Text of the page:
Professor, Aerospace Engineering
3044 François-Xavier Bagnoud Aerospace Building
1320 Beal Avenue Ann Arbor, MI 48109-2140
Raman focuses on the development of computational models for turbulent reacting flows with application to aircraft and scramjet engines, stationary power generation, and synthesis of novel materials. His research group uses high-performance supercomputers and detailed numerical simulations to study the performance of combustion devices. His recent focus has been in the areas of numerical error analysis, uncertainty quantification, and failure predictions, aimed towards modeling catastrophic and rare events in complex devices and natural systems.
Venkat Raman received his PhD from Iowa State University in 2003 in the department of chemical engineering. He was a NASA/Center for Turbulence Research Postdoctoral Fellow at Stanford University from 2003-2004, and a research associate in the Center for Integrated Turbulence Simulations from 2004-2005.
From 2005-2014, he was on the faculty of Aerospace Engineering and Engineering Mechanics Department at The University of Texas at Austin, initially as an assistant professor (2005-2011) and later as tenured associate professor (2011-2014).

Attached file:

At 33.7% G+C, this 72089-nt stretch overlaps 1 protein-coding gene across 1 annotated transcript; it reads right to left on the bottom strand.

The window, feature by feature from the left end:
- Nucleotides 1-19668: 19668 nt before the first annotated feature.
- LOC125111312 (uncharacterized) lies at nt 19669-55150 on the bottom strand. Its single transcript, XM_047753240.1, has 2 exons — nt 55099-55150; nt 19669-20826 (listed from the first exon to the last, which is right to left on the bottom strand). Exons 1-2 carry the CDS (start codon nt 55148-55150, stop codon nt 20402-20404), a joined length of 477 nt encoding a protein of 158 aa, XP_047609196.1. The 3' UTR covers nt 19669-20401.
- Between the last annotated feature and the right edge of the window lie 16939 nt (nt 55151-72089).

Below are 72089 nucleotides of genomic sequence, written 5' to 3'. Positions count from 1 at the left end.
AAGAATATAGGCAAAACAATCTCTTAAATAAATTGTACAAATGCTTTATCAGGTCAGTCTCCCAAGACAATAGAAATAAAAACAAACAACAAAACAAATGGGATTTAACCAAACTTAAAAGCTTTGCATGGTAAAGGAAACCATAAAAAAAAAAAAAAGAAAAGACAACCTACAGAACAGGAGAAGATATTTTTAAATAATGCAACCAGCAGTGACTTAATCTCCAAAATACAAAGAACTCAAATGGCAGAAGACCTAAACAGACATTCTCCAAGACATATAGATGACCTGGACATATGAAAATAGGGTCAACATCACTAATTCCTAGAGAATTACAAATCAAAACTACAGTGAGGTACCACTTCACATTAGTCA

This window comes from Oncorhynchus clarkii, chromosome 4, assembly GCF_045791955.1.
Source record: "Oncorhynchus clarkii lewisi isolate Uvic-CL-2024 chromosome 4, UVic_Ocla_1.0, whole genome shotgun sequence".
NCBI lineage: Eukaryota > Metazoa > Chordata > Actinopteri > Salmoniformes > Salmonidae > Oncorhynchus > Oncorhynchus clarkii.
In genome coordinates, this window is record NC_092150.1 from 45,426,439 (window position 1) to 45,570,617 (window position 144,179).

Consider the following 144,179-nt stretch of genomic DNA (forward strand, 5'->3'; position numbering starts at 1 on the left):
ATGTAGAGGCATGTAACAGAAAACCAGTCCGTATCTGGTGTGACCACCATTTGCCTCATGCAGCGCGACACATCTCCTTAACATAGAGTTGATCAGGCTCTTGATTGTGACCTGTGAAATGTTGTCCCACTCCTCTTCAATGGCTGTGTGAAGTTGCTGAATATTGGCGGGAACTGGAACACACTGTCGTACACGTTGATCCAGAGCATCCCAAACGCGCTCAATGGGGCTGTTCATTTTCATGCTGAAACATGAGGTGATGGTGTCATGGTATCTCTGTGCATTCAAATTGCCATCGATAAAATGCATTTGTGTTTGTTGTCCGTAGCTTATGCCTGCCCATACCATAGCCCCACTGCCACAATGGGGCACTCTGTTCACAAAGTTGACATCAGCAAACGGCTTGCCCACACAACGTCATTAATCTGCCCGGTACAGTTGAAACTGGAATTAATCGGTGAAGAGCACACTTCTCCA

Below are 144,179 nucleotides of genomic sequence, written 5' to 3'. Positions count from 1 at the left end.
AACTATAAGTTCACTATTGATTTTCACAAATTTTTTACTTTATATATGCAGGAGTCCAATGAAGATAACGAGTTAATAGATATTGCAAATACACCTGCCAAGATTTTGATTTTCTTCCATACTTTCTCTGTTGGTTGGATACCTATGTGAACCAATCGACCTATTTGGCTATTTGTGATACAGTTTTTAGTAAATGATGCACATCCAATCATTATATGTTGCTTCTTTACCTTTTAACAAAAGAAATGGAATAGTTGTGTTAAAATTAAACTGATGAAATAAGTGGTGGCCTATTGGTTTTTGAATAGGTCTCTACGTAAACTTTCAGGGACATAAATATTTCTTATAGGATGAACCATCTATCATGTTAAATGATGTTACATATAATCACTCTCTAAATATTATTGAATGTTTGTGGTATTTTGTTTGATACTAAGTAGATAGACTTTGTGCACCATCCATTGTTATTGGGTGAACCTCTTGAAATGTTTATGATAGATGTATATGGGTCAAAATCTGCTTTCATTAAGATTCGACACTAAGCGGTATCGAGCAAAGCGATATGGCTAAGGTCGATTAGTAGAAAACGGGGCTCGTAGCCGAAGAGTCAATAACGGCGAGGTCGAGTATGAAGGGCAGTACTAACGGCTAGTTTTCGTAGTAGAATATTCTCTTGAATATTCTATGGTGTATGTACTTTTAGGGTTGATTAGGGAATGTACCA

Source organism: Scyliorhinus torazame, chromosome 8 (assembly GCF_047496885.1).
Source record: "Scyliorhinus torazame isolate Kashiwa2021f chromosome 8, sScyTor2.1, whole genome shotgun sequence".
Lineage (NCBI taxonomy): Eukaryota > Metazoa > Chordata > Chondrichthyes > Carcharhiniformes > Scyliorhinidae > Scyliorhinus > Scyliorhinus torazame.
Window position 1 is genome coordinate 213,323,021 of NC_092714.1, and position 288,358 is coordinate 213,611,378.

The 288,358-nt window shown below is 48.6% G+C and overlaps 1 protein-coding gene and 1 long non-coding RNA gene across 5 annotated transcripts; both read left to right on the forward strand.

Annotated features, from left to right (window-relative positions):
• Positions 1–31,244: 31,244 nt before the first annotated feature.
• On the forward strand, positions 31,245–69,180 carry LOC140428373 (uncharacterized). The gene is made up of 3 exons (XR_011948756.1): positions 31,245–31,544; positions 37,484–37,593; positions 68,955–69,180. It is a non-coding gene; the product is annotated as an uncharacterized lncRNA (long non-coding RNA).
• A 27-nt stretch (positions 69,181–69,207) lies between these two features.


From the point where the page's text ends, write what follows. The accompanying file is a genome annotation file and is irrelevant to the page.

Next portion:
Raman received an NSF CAREER award in 2008, a distinguished paper award at the International Combustion Symposium in 2013, and the Moncrief Grand Challenge Award in 2013. He held the Eli. H and Ramona Thornton Centennial Fellow in Engineering at UT Austin from 2013-2014.
Related News Stories
Combustors that drive propulsion systems are often volumetric in nature, typically in the form of cylinders, and convert chemical to thermal and mechanical energy through oxidation of fuels. This deflagrating combustion approach is now beginning to be challenged by detonation-based combustion that utilizes shock waves to accelerate the oxidation of fuel-air mixture. This technology, originally […]
Congratulations to Venkat Raman, Alex Gorodetsky and Aaron Towne for receiving the DURIP award
The Combustion Institute’s leading publication leverages Raman’s research strength
Multidisciplinary University Research Initiative funding examines a new generation of propulsion systems based on sustained detonations